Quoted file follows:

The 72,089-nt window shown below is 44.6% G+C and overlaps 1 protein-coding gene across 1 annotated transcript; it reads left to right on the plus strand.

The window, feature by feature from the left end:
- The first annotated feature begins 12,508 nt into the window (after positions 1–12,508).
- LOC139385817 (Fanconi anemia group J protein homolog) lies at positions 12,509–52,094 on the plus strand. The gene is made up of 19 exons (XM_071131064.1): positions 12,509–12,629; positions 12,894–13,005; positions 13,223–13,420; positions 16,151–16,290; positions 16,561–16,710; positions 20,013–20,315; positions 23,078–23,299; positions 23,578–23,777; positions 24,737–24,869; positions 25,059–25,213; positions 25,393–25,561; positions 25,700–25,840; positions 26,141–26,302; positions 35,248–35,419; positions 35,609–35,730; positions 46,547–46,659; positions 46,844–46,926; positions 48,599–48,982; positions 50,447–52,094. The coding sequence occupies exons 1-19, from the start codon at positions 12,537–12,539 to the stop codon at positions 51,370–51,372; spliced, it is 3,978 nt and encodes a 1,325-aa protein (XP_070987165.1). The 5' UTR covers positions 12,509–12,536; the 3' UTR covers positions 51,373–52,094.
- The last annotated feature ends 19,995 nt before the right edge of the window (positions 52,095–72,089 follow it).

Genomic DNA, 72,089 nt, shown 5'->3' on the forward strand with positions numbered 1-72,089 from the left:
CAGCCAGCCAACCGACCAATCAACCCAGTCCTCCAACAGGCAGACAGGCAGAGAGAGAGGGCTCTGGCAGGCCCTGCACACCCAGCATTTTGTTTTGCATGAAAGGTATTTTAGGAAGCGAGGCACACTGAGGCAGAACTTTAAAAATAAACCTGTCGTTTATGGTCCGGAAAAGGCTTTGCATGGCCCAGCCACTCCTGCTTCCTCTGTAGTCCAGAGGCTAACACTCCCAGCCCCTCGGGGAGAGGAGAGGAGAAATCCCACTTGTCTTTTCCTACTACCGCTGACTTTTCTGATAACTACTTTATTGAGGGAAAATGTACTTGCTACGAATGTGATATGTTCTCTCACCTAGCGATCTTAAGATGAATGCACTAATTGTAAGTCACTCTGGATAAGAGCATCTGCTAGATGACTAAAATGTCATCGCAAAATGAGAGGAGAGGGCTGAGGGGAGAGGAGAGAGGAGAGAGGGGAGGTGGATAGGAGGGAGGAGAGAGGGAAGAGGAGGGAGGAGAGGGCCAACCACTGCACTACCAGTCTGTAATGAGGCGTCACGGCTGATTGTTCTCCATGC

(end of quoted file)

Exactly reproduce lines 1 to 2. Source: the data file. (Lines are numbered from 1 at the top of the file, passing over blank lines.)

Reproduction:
The 72,089-nt window shown below is 44.6% G+C and overlaps 1 protein-coding gene across 1 annotated transcript; it reads left to right on the plus strand.

The window, feature by feature from the left end: